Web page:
Shirley talks about how custom officials also work to help protect species from being smuggled to other countries.
Ray: I remember watching a television documentary in the United States a few years ago that at one point they brought up the subject of these toads that live in Australia that supposedly have some substance that is for humans a hallucinogenic, does that ring any bells with you?
Shirley: Well, I don’t know about those ones specifically but I know that in Australia for example we have a huge Cane Toad problem. Cane toads are very big toads they are about the size of a small cantelope probably, and someone brought them in at the turn of the 20th century and they got loose in northern Australia and now there’s thousands and thousands and thousands of hectares covered with Cane toads and every year it costs the government a huge amount of money trying to control them and they’ve become a pest. And that’s one of the reasons why we have such strict quarantine regulations.
Ray: That makes sense. Of course, I guess we all know about the rabbits.
Shirley: Yes, rabbits were first brought into Australia from Britain, and probably just as someone’s pet and one got out …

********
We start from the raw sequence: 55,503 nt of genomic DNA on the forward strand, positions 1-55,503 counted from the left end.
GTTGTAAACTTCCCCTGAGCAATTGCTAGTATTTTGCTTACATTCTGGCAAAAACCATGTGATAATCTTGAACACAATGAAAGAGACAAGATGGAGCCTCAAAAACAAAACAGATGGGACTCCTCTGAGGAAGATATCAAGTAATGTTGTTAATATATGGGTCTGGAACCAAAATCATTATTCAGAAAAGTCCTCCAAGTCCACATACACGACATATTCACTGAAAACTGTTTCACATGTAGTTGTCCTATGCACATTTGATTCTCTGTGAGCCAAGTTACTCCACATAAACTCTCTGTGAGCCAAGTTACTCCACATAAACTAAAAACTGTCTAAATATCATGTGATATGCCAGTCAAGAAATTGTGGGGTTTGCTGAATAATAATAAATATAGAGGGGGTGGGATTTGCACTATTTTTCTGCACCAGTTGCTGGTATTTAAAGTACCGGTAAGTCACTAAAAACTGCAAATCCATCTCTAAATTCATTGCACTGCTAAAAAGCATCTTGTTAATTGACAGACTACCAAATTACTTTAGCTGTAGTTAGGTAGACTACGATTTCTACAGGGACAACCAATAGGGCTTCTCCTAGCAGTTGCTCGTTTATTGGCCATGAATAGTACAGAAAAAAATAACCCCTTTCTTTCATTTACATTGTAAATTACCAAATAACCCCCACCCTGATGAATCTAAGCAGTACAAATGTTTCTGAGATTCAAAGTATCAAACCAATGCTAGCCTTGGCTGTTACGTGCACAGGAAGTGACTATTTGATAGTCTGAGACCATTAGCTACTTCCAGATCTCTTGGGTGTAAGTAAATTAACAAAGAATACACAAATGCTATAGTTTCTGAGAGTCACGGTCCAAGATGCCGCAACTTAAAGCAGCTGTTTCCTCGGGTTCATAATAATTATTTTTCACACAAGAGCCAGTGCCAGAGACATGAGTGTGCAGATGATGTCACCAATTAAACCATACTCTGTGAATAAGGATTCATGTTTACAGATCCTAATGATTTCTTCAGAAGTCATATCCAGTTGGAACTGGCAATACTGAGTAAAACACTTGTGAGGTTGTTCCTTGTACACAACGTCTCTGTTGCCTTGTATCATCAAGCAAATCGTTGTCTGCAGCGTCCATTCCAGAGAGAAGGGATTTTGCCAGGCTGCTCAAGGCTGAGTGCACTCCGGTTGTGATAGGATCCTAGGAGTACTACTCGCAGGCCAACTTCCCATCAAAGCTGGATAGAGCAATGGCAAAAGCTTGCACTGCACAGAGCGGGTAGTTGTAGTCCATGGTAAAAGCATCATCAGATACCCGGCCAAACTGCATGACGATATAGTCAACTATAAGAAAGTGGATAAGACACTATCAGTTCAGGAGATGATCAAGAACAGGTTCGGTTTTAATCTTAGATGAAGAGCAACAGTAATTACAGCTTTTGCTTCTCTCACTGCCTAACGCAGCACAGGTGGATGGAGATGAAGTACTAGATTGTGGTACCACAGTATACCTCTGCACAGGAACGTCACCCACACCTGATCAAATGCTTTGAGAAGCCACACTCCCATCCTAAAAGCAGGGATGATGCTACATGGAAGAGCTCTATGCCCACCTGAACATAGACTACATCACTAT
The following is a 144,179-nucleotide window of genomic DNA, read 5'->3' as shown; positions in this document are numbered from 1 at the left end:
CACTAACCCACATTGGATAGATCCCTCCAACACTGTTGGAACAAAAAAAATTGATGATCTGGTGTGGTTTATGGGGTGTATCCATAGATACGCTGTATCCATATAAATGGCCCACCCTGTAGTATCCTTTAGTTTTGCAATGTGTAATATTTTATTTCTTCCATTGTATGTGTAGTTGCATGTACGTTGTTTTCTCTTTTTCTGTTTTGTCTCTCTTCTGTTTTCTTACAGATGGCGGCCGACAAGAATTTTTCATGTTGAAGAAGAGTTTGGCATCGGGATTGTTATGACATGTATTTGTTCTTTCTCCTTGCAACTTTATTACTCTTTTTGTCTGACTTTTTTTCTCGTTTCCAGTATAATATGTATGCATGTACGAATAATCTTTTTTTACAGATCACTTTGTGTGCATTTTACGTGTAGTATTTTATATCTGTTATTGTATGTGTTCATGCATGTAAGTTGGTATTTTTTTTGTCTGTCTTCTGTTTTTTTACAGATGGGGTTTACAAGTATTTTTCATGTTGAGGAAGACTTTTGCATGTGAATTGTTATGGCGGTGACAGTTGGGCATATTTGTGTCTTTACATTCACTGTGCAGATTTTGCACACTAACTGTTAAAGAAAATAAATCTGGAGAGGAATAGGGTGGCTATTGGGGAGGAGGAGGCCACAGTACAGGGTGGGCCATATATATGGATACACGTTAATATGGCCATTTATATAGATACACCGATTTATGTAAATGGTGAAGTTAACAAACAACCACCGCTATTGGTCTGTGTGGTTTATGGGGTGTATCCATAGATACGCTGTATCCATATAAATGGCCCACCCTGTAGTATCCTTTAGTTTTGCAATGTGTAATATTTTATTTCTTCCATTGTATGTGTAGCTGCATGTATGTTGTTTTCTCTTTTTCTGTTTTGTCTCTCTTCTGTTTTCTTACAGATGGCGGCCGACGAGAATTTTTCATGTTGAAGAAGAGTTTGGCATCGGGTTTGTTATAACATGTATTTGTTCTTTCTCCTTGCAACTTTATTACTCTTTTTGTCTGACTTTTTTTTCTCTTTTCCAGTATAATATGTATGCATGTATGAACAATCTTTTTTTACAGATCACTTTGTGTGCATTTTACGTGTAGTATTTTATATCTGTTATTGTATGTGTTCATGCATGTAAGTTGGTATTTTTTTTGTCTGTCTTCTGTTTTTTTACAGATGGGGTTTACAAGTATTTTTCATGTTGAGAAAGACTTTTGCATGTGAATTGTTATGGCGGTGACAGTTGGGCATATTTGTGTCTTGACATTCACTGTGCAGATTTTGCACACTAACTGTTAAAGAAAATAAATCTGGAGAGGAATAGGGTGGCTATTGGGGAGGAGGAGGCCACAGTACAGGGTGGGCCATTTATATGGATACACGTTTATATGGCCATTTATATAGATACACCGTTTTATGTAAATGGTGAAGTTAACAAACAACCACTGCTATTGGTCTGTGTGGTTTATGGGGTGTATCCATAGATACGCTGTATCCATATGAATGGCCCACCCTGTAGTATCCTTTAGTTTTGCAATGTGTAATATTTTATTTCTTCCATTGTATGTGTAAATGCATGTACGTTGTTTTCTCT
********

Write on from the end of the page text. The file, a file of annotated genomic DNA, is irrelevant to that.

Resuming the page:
Ray: You weren’t on duty that day
Shirley: I wasn’t on duty that day probably because it was maybe about a hundred years ago
Ray: You did say “previous life” so
Shirley: That’s true. Anyway, the rabbits got loose and there was periods in Australian history where there were millions and millions of rabbits and huge control programs and one of the things that they did to control them, which I think eventually did control them was they gave them a disease called “myxomatosis” which doesn’t kill the rabbit but makes them go blind … so they get infected with it. I think that it’s transmitted by a small flea and they go blind and I think, rather horribly, they either starve to death or they, you know, they just can’t survive. And that was what controlled them in the end.
Ray: Uh huh, until they come up with an immunity to it.
Shirley: Yeah, they don’t seem to have done that. I mean they’re still around a little bit, but not in the numbers, not in the plague numbers that they used to be in the past.
Ray: So now it’s toads that are the big problem.
Shirley: Yeah well, there’s other things as well but … yeah, toads are an ongoing problem.